Health & Wellness

Traffic, safety still steady at the pumps

Creswell 76 Station has set up safety guidelines for employees and customers. A hand-sanitizer stand is available inside the convenience store. Photo by Erin Tierney/The Chronicle

CRESWELL — Oregon this week lifted the prohibition on self-service gas in response to Coronavirus, but it won’t affect service at the Creswell 76 station, owner Bill Spencer said. 

The temporary exception allows drivers to pump their own gas until at least April 11, but only pertains to stations that already do not have attendants, or attendants who are uncomfortable pumping, Spencer said.

“We still offer the same pump service as usual,” Spencer said while disputing recent reports that it is safe to pump your own gas during the pandemic. 

“That is totally false,” he said, noting that his staff wears gloves and are required to use hand-sanitizer. He cited the potential numbers of unsanitized hands on the same handle.

“In terms of keeping people safe, you either draw a barrier around the person or around the environment — or maybe a combination of the two,” Spencer said. “In this case, the car is the environment.”

Workers are allowed to only wash windows if the customer’s windows are all the way up, Spencer said, noting they are also sanitizing credit cards and maintaining social distance when giving back the cards, which is a five feet hand-off from card-owner to gas pumper. 

Spencer has set up hand-sanitizing stations that customers are required to use upon entry.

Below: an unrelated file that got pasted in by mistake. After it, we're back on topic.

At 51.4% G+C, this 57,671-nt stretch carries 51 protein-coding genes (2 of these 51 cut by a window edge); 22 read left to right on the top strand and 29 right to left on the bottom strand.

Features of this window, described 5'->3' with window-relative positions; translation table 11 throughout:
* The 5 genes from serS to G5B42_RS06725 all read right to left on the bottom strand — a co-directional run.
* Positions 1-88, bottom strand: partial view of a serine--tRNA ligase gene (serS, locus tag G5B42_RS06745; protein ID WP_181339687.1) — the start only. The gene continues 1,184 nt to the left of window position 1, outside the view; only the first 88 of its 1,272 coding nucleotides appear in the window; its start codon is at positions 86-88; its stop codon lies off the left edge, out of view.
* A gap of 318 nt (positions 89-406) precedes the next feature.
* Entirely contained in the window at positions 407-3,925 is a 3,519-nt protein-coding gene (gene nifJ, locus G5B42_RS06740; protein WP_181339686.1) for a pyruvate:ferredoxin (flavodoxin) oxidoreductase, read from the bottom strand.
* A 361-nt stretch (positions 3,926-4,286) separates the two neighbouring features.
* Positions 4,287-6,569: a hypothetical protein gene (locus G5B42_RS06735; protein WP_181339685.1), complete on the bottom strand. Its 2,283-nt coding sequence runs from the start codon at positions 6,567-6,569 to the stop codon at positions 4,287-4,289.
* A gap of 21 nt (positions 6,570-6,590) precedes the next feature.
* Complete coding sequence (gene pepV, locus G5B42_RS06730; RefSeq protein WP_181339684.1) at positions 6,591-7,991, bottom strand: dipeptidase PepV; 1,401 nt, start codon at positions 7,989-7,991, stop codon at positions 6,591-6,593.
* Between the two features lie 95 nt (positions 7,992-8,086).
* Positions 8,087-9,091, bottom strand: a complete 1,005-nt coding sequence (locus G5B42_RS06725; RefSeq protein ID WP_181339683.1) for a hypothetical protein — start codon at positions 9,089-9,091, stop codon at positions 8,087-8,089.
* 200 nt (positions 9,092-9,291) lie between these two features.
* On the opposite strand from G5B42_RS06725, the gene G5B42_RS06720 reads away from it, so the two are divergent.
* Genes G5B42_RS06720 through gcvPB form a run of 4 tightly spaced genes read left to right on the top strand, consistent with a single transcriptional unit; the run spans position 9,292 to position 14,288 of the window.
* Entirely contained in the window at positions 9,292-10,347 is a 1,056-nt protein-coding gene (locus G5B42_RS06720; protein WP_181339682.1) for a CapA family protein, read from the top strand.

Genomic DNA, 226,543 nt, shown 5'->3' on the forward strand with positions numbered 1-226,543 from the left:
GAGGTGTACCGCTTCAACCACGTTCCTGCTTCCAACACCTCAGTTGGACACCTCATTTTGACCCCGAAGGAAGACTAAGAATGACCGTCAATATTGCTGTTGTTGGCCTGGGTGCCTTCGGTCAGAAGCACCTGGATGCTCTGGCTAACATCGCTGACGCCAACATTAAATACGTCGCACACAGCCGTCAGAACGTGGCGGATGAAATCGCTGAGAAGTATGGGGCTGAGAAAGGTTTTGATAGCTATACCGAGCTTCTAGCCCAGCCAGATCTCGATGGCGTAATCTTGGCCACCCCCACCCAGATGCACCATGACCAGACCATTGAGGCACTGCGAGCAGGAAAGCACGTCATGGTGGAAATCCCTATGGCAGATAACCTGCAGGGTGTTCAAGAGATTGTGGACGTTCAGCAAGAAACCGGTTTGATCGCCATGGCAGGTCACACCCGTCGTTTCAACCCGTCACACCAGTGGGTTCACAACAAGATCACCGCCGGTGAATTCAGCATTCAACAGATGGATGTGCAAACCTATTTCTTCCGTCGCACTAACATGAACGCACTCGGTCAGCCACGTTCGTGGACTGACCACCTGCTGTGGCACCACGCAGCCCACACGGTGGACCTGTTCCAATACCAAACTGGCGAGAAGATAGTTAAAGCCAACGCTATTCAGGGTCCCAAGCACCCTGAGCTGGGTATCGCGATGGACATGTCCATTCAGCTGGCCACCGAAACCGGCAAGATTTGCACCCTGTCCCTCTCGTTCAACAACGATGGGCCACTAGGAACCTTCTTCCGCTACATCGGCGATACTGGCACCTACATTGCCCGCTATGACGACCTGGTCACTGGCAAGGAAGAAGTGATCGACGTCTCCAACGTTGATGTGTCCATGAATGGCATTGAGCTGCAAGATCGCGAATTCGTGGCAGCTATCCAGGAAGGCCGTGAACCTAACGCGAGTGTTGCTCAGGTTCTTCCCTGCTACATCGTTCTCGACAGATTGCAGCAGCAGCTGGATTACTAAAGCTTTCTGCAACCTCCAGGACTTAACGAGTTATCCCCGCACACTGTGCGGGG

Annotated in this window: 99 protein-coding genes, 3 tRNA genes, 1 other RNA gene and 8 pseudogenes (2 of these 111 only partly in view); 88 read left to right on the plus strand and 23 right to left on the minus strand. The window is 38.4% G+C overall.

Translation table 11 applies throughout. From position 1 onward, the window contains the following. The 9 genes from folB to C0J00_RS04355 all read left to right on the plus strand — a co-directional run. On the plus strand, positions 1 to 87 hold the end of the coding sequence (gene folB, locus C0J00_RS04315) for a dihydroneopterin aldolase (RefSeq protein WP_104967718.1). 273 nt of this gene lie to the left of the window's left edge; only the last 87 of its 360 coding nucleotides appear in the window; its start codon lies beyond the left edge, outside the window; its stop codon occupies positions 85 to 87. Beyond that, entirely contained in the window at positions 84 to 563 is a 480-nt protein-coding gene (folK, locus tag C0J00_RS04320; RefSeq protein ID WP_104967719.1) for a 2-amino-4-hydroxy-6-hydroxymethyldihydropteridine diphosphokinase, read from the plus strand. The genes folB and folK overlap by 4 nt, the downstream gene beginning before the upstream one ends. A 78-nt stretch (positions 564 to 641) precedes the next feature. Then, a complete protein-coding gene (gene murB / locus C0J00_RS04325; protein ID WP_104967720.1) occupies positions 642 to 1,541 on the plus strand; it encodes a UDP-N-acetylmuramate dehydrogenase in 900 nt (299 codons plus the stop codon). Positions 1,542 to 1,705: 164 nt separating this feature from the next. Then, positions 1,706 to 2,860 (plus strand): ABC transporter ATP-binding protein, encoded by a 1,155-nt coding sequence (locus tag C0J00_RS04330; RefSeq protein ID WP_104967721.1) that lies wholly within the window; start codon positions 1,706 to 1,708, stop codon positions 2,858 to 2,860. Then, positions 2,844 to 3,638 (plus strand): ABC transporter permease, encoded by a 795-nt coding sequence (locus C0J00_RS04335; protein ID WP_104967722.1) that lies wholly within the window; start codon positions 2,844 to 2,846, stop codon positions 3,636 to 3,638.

Across the street at Point S Tire and Auto, a business Spencer co-owns with Rory Tyler, he said that business has slowed and “that’s good, because Creswell people are doing a great job following the stay-at-home guidelines.”

He said fuel sales at 76 are steady because many people are still working. He thinks that people are putting off general car maintenance that can be delayed, like oil changes, at the tire shop until after the quarantine. Spencer anticipates business picking up a lot once restrictions are lifted.

Until then, Point S staffers are working around the shop and catching up on projects they’ve been meaning to get done for a while, like installing all new LED lights. 

As for Spencer’s plans to redevelop the 76 station and surrounding area, he said that construction of the new station is scheduled to start in August with an end-year opening and that planning has not yet been affected. 

He said he won’t know if the project will ultimately be delayed until the timeline becomes clearer regarding an end to strict social-distancing measures.

He said a determining factor will be when construction workers will be allowed to work on the site in groups, noting that the demolition of Joe’s Diner as part of the expansion is on the top of the to-do list. 

Spencer said he hopes to get the demolition permit this week for Joe’s Diner, and shortly thereafter will move ahead with asbestos removal.

“This won’t be a one-week or one-day demolition,” Spencer said, referring to material in the diner that might be salvageable and recyclable. He said that the actual demolition should be completed within 30 days.

There are two phases planned for the project – the gas pumps and store, and then the carwash. The pumps will be in operation until the new station opens, and only then will phase two begin with the demolition of the old station to build the carwash, which has a 2021 timeline.

The new station will have six lanes instead of the current four, and will have an additional four to five feet of stacking room between dispensers, giving cars more room to wait in line. Instead of five dispensers, the plan is to have either eight or nine. Access points to the station will be 36 feet, which is rare for most entry points, and Spencer said he paid specific attention to the design of traffic flow.



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